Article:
TECHNOLOGICAL BEAUTY IS MORE THAN CASE-DEEP
Most point-and-shoot digital cameras still look simple on the outside, but what's inside is getting more and more sophisticated. Sony's new Cyber-shot DSC-T50 is a prime example.
For those of the film camera generation, the lack of a viewfinder on the T50 might take some getting used to, but the 3-inch touch screen should help.
The screen has frame points to help locate the center of the picture and make sure the shot is level.
The T-50 has built-in image stabilization to compensate for camera shake, while the touch screen makes it simple to change settings on the camera, including red-eye reduction, flash, macro mode for close-ups and sensitivity for low light levels when flash might not be appropriate.
The camera has a Carl Zeiss lens with a 3x zoom and produces pictures at 7.2 megapixels. It comes in black, silver and red.
A built-in slide show program lets you display all your photos in a variety of ways, including a mode that provides transition effects with supplied music.
WIRELESS HEADPHONES THAT AREN'T JUST FOR IPODS
The iPod may be the market leader in portable music players, but it has plenty of competitors. In recognition of that, some companies are delivering products that work with both iPods and other MP3 players.
Among them is Logitech's new FreePulse Wireless Bluetooth headphones, which also eliminate the headphone cord. Because few music players have built-in Bluetooth, the FreePulse comes with a Bluetooth transmitter that fits into a standard headphone jack.
The headset, made of very light carbon spring steel, fits behind the head rather than over it. Logitech says that you can hear music up to 10m away from the player, but in informal tests the range was much farther. Unfortunately you can't control your music from the headphones, just the volume.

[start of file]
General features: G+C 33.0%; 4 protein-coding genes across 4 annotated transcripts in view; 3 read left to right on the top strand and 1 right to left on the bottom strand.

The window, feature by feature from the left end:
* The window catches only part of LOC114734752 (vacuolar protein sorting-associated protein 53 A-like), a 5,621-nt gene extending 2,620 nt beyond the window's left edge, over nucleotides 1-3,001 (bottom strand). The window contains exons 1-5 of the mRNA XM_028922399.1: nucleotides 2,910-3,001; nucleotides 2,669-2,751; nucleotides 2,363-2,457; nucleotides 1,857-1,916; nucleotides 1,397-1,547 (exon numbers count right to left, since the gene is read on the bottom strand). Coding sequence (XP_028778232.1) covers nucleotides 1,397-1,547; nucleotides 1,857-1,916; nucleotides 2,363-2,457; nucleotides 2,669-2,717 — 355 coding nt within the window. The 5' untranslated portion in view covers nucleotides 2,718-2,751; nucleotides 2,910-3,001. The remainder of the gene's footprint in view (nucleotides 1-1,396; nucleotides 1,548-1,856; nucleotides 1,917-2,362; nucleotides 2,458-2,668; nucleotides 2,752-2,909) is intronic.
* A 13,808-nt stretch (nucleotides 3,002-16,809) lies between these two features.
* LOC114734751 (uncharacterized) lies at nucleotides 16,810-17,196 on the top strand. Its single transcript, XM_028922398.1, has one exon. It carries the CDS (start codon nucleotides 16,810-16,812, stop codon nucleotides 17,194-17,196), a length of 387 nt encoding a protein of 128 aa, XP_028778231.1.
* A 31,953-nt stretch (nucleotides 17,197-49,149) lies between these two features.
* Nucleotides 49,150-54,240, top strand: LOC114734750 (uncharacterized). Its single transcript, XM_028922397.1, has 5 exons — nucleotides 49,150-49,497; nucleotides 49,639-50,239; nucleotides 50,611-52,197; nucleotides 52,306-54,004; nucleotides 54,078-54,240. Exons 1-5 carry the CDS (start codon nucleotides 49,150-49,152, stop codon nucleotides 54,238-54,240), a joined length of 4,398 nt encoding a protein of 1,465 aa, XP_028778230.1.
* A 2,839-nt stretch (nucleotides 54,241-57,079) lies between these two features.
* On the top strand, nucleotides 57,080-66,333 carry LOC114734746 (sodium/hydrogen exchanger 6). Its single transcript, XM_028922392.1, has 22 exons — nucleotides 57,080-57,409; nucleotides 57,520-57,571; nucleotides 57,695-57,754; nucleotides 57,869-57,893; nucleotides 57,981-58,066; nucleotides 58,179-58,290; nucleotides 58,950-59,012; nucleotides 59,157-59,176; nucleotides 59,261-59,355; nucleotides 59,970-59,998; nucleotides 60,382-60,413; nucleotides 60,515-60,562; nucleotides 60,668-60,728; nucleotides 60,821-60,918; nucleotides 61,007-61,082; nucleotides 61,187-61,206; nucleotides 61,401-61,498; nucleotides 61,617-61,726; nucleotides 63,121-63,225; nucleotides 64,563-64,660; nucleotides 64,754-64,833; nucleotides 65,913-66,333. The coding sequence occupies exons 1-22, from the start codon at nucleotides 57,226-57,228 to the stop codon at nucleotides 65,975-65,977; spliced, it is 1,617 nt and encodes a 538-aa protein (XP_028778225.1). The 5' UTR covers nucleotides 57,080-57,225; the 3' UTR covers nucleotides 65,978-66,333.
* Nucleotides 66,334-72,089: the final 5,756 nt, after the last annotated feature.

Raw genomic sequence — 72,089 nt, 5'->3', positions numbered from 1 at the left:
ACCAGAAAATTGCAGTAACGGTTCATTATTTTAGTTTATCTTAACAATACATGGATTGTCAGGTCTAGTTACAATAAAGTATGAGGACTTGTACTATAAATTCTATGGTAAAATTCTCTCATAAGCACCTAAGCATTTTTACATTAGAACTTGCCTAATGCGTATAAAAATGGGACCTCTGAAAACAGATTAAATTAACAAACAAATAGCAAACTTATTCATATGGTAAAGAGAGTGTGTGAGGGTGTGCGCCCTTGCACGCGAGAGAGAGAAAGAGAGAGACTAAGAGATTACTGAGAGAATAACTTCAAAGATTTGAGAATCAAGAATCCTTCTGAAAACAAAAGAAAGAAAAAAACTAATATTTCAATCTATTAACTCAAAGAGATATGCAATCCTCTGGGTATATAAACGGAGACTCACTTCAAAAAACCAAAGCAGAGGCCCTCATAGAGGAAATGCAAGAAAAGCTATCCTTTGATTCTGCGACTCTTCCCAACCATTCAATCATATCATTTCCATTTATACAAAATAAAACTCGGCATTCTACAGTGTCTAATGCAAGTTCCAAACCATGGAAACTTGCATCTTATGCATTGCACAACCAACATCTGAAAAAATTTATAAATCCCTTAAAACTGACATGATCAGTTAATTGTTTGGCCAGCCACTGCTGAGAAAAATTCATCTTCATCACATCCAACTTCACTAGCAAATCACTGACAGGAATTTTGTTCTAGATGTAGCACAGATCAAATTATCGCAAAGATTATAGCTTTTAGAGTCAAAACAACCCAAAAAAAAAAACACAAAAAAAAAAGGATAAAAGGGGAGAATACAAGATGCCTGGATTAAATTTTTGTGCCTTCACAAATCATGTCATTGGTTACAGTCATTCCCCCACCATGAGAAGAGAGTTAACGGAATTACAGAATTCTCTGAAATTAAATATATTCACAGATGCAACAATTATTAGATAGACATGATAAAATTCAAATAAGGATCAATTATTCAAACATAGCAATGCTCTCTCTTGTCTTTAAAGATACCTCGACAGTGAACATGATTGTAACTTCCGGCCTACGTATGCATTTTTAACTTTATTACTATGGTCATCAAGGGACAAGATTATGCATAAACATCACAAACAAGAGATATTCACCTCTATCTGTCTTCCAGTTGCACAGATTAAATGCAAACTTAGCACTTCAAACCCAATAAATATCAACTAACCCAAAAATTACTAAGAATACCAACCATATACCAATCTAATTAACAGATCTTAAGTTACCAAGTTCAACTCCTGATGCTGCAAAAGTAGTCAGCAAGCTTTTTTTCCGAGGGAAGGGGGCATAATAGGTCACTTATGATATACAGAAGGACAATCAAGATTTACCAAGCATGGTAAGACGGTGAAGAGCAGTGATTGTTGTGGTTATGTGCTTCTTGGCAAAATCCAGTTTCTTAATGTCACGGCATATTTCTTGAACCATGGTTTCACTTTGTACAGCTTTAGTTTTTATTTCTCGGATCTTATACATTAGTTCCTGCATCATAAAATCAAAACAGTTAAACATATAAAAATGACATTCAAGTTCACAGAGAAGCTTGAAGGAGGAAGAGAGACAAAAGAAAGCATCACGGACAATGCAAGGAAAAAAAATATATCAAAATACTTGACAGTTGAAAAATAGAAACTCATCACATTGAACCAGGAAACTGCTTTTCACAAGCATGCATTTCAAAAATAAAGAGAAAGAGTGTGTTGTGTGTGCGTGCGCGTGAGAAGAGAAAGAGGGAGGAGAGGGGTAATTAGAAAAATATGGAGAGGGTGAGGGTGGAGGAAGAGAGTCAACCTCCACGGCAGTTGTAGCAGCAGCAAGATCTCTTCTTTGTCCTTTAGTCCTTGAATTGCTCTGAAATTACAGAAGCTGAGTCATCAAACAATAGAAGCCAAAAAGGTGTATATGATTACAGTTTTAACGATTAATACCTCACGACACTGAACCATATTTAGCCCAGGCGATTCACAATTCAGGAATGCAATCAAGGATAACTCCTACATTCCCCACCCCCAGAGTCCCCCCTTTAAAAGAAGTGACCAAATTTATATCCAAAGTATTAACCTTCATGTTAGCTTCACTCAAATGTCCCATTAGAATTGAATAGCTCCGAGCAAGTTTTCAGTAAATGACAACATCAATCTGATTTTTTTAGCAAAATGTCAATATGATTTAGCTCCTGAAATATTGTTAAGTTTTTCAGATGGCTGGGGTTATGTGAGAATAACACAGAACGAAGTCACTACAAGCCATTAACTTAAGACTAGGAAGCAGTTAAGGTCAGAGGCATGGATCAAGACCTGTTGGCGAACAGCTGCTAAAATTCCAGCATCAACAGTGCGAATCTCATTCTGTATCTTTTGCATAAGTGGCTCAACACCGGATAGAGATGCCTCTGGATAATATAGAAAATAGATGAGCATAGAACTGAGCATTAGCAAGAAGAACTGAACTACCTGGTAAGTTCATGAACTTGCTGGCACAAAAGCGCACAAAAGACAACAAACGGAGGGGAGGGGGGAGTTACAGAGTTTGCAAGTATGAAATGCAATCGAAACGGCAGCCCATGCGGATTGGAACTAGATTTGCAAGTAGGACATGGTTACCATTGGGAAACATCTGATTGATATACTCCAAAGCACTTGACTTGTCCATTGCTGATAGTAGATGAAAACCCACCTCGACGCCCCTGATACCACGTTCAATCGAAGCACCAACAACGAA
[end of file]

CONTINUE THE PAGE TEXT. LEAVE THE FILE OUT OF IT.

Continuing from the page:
As with all devices with rechargeable batteries, the headphones require yet another power plug, but a dual-headed cable lets you charge both the headset and the transmitter simultaneously.
THIS MOUSE KILLS VIRUSES THAT INFECT YOU, NOT YOUR COMPUTER
With cold and flu season looming, you might start wondering if that innocent-looking computer mouse on the desk is actually a petri dish with buttons — especially if it is connected to a public computer at a school or library. At least one mouse is fighting back: the Germ Free Wireless Laser Mouse from Iogear has a special coating that its maker says will neutralize 99 percent of the microbes on its surface.
The outer shell of the mouse is coated with tiny particles of titanium oxide and silver, and it uses a chemical reaction to battle bacteria and viruses. The titanium oxide attracts oxygen and water molecules, and when those are combined with light and the titanium oxide's electrons, they give off free oxygen ion bases. Iogear says these ions reduce or eliminate germs — and also create more carbon, oxygen and water particles to start the process all over again, making the mouse self-cleaning.
BRB. THE PASTA IS BOILING OVER.
There is an elusive beast in home electronics called the kitchen computer, a device meant to sit on the counter and serve up online recipes, Internet radio and e-mail to people too busy whipping up brownies to sit down at the PC. The Pepper Pad 3 just might fit that bill.
The US$699 Pepper Pad 3 isn't a tablet or a laptop, and it's far too underpowered to run heavy-duty software. But it has a Web browser and it supports most e-mail systems along with AIM instant messaging. It has better video playback and a faster processor than previous Pepper Pad models and is a bit cheaper. The Pepper Pad 3, the joint creation of Pepper Computer and HanBit Electronics, and will begin shipping next month.